Different Types of Marble
When you are considering the most durable and aesthetic material for flooring or countertops, marble will probably be the first thing that pops in your mind. It has gained worldwide popularity due to its many functional and aesthetic properties.
Marble is available in many forms, colors and textures. Depending on your taste, you can select one that best fits with your home.
So, what are the types of marble and which one should you choose? This blog will give you a quick understanding.
What is marble?
Before diving into the types of marble, let’s first understand what exactly it is and how it’s formed.
Marble is formed when limestone is subjected to high temperatures and pressures. The calcite in the limestone is the primary substance that hardens in extreme heat and this is what gives the marble a rock-like texture. The natural colors of the marble, like grey and black, are caused by different types of impurities present in the rock.
Why is it so popular (and so expensive)?
Marble has been used in buildings for centuries. There are many historical structures like the Taj Mahal and ancient Greek buildings which have been constructed using marble. They’re testament to how resilient marble is as a building material.
Marble is highly regarded as scratch and moisture-resistant material, which makes it ideal for flooring, as well as kitchen and bathroom countertops. Some people even build staircases out of marble.
Marble also doesn’t collect dust like other flooring surfaces, and it can be easily cleaned using a mop. You can save time and money by choosing marble rather than carpet or rugs. Marble looks just as good but is far easier to clean.
Marble, however, is expensive. This is because it is only found in certain areas of the world. But marble can also increase the value of your home. Marble can prove to be more of an investment rather than an expenditure for you.
Different types of marble
The many types of marble are mainly distinguished by their color.
- Carrara: Officially called Bianco Carrara marble, it appears whitish-grey and has thin and feathery veins all over the surface. Because of the subtle texture, Carrara is an excellent option for kitchen back splashes, countertops, firewalls frames and bathroom walls.
- Calacutta: Unlike Carrara, Calacutta Marble has thick and cracked veins over its surface. It also has a whitish-grey color. This marble is named after its origin place in Italy. It can convert your home into a stylish and modern place by with its distinctive patterns associated with high class.
- Statuario: This is a slightly darker marble compared to the above two. Even the veins on it are slightly darker grey. It forms a nice contrasting surface with darker veins on a lighter grey surface. It is the best choice for tiles and kitchen bench tops.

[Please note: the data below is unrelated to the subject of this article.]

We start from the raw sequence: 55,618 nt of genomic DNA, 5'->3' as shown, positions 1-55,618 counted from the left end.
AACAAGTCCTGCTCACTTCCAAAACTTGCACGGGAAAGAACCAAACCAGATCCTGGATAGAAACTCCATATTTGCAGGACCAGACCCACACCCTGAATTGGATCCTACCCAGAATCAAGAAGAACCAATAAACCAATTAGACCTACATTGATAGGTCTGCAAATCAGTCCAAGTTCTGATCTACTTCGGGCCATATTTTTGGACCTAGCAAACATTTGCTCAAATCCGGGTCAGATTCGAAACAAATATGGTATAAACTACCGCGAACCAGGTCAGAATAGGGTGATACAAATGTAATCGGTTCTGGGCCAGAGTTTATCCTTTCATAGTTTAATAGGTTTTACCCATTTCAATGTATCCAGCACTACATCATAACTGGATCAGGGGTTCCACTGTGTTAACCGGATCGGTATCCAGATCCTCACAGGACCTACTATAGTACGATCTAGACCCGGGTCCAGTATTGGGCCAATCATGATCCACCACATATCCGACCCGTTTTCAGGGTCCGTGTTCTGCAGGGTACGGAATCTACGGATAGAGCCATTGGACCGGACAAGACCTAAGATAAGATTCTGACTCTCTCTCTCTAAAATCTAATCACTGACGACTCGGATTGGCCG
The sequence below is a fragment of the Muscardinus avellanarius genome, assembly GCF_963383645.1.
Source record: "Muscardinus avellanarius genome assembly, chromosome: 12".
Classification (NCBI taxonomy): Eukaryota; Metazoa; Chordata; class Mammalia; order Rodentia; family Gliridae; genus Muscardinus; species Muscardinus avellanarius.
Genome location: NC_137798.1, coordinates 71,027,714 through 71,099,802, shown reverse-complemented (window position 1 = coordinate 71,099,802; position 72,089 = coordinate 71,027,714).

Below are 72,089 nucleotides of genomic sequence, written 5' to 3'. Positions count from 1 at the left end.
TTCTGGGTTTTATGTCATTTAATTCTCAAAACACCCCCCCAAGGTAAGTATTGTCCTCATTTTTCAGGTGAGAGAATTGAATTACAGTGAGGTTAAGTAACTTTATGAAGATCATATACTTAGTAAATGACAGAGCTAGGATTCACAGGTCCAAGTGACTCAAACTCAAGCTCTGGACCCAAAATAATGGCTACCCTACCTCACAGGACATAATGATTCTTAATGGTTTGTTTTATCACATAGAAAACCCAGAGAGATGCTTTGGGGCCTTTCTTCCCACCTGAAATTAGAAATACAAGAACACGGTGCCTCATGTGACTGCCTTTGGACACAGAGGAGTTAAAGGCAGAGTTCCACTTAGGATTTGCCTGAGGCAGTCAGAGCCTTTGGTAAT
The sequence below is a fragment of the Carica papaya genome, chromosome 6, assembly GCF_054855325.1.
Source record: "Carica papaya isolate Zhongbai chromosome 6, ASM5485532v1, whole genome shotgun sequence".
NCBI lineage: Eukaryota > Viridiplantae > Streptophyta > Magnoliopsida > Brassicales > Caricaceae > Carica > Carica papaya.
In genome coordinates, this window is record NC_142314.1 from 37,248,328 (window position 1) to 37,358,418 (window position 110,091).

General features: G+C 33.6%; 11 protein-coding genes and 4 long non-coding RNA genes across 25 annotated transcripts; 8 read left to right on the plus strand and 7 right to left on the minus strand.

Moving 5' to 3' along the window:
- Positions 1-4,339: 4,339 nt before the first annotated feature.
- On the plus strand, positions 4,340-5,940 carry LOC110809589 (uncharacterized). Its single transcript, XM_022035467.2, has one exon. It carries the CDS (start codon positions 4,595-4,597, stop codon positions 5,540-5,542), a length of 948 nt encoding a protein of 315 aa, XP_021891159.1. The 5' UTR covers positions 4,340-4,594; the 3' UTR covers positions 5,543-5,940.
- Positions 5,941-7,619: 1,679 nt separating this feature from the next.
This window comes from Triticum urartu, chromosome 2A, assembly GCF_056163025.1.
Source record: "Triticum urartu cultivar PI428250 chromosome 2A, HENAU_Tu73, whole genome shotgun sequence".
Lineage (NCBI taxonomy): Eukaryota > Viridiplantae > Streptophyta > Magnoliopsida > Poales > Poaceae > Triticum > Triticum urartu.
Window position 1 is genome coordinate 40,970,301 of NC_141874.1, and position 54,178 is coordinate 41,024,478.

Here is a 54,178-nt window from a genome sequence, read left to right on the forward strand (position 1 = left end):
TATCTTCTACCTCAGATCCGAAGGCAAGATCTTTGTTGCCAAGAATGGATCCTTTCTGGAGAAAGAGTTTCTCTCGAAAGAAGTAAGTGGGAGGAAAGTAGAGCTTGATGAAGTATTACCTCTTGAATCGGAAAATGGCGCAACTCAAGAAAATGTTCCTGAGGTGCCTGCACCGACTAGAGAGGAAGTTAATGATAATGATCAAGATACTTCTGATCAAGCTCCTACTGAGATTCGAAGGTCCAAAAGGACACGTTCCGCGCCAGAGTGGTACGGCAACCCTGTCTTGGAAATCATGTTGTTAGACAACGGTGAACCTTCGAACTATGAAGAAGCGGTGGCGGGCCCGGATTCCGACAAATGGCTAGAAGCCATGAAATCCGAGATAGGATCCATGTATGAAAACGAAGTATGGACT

When you want to give your property a royal and vintage look, use black marble. It makes a statement, especially when installed as a bathroom or kitchen countertops. Or you can create a breathtaking bar space with the help of stunning black marble designs.
Additionally, there are several variants in this marble, like Negro Marquina (solid black with white streaks), Nero Portoro (black with a leopard gold pattern) and Black Calacutta marble (black with greyish veins).
All these varieties look great when you install them as tiles, floors, walls, sinks, pavement, and bathroom and kitchen countertops.
If you are not a fan of darker hues like black, but also don’t like white marble, then brown marble is for you. It looks elegant, adventurous and is available in many shades of brown to match your style. However, unlike white marble, in small-sized rooms it can overwhelm the space and make the space seem closed off.
If you want a neutral shade that is not too fancy and not too solid, then grey fits your purpose. When installed, grey looks classy and gives your home an elegant look. It’s perfect for flooring, wall tiles and countertops. There are many shades of grey, ranging from light, medium and dark.
Red and pink marble
If you want a touch of color, then try red and pink marble. Pinks and light reds are calm, cosy colors and can be a nice change from typical black or white marbles. Colors like pink, red and white don’t overwhelm your space but create a pleasant atmosphere inside your home.
Alternatives to marble
Super White Dolomite, granite and quartz are the best alternatives to marble countertops, if you don’t want to use marble. Marble is a soft rock and so it can break more easily than these hard-rock alternatives. These hard rocks can with stand the daily wear and tear in busy kitchens and bathrooms more easily.